By Brandon Moseley
Alabama Political Reporter
The National Autism Law Summit was held in San Diego, California. Several members of the Alabama legislative delegation were awarded as legislative champions for their efforts to pass legislation requiring that insurers cover autism therapy. State Representative Jim Patterson, R-Meridianville, Speaker of the House Mac McCutcheon, R-Monrovia, state Senate Tom Whatley, R-Lee County, and Senate Cam Ward, R-Alabaster, shared in the group’s Legislator of the Year award for their efforts.
Whatley said on social media, “Honored to be named National Legislator of the year along with Mac McCutcheon, Cam Ward & Jim Patterson at the National #Autism Law Summit. Great work here that will benefit so many #Alabama #Families. Dick Brewbaker deserves mention here as well, he pushed the ball over the goal line.”
In April, the Alabama House of Representatives passed House Bill 284 100-0. McCutcheon fast-tracked the bill through the House.
HB284 extended coverage for Autism therapy and ensures access to those services for low-income families, passed out of the House of Representatives with bipartisan support.
HB284 was sponsored by state Rep. Jim Patterson, R-Meridianville. Patterson said, at the time, “This is why we come to Montgomery: to make a difference in people’s lives. If we can get therapy to autistic children when they are two to three years old, that they will be more ready to start school and do well and the more likely that they can succeed in school and in life.” A tearful Patterson told reporters, “This is not my bill. This comes from above. This is why you come down here. To do what is right.”
Alabama was one of the last five states to cover this.
Dozens of families with autistic children flooded the statehouse before the vote to lobby for the bill. Patterson acknowledging the families in attendance in the gallery said, “This is not my bill this is the people up there in the galleries bill.”
Patterson said that Auburn University and Jacksonville University have excellent programs to train Autism therapists, but their graduates are leaving this State and practicing in other states because we don’t have coverage. This bill would also be creating job opportunities across Alabama.
Patterson said that, “If children get treatment early they may need some help in transitions to school, from elementary school to middle school, middle school to high school, and high school to the job market; but other than that they will be able to live productive lives and be quite successful. This would be taking a tremendous burden off of the Educational Trust Fund by treating this early rather than waiting and then having to offer special education services throughout school with a less favorable outcome.”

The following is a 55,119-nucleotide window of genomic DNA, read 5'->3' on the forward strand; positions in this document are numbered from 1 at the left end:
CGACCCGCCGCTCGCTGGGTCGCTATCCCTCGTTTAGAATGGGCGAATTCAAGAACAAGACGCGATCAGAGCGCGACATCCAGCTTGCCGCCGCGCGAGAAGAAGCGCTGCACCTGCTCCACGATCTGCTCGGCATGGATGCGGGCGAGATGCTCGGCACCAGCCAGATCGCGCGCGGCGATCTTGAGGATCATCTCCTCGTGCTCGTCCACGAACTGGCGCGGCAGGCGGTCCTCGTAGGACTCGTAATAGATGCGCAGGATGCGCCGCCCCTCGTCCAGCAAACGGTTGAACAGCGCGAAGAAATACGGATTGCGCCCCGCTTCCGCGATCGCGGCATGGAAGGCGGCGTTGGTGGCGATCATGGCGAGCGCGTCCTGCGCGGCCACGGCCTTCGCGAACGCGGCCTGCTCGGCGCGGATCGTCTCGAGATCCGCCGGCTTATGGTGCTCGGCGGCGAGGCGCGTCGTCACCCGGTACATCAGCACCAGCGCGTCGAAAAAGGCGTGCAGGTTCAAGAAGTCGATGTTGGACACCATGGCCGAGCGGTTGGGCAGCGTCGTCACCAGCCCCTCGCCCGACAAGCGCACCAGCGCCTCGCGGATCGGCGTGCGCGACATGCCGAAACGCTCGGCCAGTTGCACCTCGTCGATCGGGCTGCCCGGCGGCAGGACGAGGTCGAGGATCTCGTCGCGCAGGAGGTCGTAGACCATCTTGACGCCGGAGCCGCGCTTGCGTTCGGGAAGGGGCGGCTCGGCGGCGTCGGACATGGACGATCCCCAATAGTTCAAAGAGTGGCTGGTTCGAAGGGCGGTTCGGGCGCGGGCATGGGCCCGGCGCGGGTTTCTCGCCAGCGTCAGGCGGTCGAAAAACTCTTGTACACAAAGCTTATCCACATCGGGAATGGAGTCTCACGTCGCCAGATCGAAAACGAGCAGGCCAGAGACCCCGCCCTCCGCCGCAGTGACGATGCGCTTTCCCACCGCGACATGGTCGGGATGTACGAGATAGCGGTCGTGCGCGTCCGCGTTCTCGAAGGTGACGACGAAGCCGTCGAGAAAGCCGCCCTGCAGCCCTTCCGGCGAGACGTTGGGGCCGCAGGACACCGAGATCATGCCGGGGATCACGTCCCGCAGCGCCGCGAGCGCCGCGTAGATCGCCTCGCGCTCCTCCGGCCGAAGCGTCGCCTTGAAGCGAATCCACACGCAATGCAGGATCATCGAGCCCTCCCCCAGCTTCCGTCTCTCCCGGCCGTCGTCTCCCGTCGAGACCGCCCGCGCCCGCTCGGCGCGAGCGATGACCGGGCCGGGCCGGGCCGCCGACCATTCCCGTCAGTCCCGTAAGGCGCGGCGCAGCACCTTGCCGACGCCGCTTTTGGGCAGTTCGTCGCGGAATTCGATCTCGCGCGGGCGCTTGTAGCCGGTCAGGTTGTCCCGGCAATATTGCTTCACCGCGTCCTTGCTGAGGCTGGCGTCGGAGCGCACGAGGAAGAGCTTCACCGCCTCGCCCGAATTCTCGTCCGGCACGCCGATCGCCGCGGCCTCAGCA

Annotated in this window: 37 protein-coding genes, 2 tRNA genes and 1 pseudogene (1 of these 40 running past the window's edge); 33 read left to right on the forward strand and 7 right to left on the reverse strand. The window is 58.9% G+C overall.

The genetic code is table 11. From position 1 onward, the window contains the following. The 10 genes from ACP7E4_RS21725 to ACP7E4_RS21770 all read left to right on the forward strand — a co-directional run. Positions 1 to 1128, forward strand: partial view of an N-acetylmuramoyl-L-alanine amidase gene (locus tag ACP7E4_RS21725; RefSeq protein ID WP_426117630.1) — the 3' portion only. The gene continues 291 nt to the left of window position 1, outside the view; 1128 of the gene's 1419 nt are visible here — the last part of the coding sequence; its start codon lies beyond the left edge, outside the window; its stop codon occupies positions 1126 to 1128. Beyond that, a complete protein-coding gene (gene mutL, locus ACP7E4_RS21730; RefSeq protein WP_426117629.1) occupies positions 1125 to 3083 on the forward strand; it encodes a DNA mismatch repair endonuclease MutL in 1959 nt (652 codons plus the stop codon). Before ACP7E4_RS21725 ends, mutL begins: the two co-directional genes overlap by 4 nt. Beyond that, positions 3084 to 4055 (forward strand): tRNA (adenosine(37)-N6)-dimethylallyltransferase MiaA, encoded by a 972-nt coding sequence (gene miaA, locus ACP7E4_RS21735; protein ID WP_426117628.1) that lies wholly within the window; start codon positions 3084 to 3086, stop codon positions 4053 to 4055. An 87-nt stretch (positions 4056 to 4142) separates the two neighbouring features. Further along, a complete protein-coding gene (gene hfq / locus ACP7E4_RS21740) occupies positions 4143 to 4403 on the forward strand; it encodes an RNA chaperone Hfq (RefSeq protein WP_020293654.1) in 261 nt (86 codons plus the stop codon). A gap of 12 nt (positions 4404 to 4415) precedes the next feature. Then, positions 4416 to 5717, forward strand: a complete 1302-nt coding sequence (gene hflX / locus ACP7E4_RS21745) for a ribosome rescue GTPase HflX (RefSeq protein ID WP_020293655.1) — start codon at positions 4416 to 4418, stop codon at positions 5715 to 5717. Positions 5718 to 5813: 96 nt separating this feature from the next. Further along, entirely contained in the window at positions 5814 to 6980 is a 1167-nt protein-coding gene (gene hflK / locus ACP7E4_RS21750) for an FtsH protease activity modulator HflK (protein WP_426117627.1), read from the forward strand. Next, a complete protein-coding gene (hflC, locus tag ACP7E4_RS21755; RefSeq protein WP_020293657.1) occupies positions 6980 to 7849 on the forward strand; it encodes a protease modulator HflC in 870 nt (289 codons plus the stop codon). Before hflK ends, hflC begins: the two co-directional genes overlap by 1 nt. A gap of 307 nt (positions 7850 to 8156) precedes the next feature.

House Minority Leader Anthony Daniels, D-Huntsville, said in a statement, “I am ecstatic that all children, regardless of their parents income, will now have access to these essential services. Autism does not discriminate and neither should we.”
Daniels sponsored the amendment that requires the coverage be made available to low-income families through the Alabama Medicaid Agency. Daniels said, “Getting this Legislation passed for children around the state is a great reminder of the difference we can make when we work together.”
The bill passed 100 to 0 and moved to the Senate for consideration. The bill was surprisingly controversial during the 2017 session. Blue Cross Blue Shield of Alabama originally opposed the legislation, but reversed their position as the public pressure increased. The Business Council of Alabama (BCA) staunchly opposed the legislation and their Senate allies tried to bury it in committee until the session ended, but autism advocates led by Whatley and Ward demanded that the bill be allowed to come on the floor where it passed.
An angry BCA head, Billy Canary, did not invite Ward and Patterson to the group’s annual legislative gathering by the ocean in retaliation for the stunning defeat.
The four legislators were specially recognized as legislative champions in the celebration of Alabama’s status as the 46th state to pass an autism insurance law.
Jim Patterson passed away from a heart attack before he could receive his award. Patterson was memorialized by the other three legislators in his presentation as Legislator of the Year.
Other awards and winners were: Expansion Award 2017 – Josh Cobbs; Implementation Award 2017 – Julie Kornack; International Award 2017 – Jana Gandalovicova; Provider of the Year 2017 – LittleStar ABA Therapy; Rookies of the Year 2017 – Beth Mauch, Sandy Smith, Samantha Stewart & Kristin Sharbono; and Sustained Outstanding Advocacy 2017 – Kristin Jacobson.